Ground and surface water flows in but much of it is lost to the air at abandoned mine pit lakes. As a result, the state’s most important resource is being wasted and legislators should do something about it according to Great Basin Resource Watch Executive Director John Hadder.
“We think that any new mine needs to have a plan for post-mining use of the pit lake,” he recently told the Mining Oversight and Accountability Commission. “What is going to be the beneficial use of that water? Establishing a beneficial use will provide clarity for what is the pit lake water quality to be required and the standard to be met.”
Under current mine plans, about 1.4 million to 1.5 million acre-feet of water could end up in pit lakes, Hadder said. That’s “almost three times the Las Vegas annual consumption.” Rye Patch Reservoir in Pershing County can hold up to 213,000 acre-feet of farm irrigation water, he said.
“There’s evaporation from this pit lake water as well,” he said. “We’re estimating that to be about 13,000 acre-feet per year and that’s gone forever.”
Hadder recommended the commission hold public hearings to help regulators determine beneficial uses for pit lakes “so the directly affected community can provide their top uses.”
“How do they want to see the pit water used? Do they want the mining pit water to be drinking water quality? Do they want it to be for irrigation or recreational use? What are the needs of the community and the people where the mine is located? The public process is very critical.”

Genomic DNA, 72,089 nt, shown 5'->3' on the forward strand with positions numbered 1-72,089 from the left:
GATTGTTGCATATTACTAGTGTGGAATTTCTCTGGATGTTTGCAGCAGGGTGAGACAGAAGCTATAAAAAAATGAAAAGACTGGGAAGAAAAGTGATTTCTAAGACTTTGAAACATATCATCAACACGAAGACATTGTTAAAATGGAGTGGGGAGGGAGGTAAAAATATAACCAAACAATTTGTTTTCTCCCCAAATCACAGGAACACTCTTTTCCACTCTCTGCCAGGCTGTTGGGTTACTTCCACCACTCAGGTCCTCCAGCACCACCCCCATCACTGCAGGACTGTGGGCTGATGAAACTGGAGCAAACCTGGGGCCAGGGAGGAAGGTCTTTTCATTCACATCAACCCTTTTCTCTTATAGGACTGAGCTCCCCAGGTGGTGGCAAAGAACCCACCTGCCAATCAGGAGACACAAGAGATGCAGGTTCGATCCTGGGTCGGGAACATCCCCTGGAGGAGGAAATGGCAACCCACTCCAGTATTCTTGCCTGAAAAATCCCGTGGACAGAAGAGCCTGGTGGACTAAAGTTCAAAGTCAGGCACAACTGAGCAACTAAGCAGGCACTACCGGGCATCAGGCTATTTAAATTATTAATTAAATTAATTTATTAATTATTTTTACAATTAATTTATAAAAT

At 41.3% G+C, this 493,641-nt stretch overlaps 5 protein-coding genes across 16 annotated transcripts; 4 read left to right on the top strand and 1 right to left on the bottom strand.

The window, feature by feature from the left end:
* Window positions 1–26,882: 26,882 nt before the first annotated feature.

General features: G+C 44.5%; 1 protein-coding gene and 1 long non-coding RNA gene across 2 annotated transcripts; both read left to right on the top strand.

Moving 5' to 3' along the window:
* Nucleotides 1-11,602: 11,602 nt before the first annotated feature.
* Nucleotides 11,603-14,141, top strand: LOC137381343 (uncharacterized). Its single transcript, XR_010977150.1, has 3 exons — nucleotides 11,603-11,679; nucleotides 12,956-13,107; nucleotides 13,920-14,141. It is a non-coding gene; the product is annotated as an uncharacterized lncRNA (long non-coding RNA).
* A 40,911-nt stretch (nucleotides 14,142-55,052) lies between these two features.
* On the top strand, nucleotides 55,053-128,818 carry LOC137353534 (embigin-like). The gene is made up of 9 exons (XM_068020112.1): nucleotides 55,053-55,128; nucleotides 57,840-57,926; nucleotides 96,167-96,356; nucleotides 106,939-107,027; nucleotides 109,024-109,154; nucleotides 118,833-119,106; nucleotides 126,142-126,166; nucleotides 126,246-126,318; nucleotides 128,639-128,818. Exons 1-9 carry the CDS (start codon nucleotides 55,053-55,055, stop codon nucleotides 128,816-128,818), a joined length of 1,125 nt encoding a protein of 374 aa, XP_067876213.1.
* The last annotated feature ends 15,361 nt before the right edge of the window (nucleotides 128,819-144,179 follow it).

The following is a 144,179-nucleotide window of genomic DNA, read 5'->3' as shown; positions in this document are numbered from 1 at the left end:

After mining stops, the Nevada Department of Environmental Protection requires revegetation and contouring to minimize soil erosion but pits can remain on the land.
Pit walls exposed to air may contaminate any water in the pits and years of treatment are required to neutralize the acidity. Pit lakes are mostly abandoned as the water evaporates.
An exception is the Sparks Marina, an old gravel pit that is now a recreation area with sailing, windsurfing, swimming, scuba diving, fishing, trails, waterfront apartments and restaurants. The Helm’s Pit required years of cleanup due to underground leaks from an oil tank farm. Now, millions of gallons of clean groundwater flow daily into one of Sparks’ primary attractions.
“Here’s an example of a pit lake that is of use,” Hadder told the commission. “This is the Helm’s Pit, now the Sparks Marina. This was a gravel pit, not a hard rock mine pit so the water quality issues were not as significant early on but it’s an example of a post-mining use of a pit lake.”
The Sleeper Pit Lake is salty but could be considered safe for fish, wildlife and water-loving humans with the potential for recreation or other beneficial use, according to Hadder.
“Today, treatment has been done on the Sleeper Pit Lake and it possibly could be used for a recreational reservoir,” he said. “Maybe other uses are possible for this one.”
Lime and trona treatments continue at the Lone Tree Mining Pit Lake due to high acidity as a result of pit walls. Good water quality and beneficial use could be a number of years away.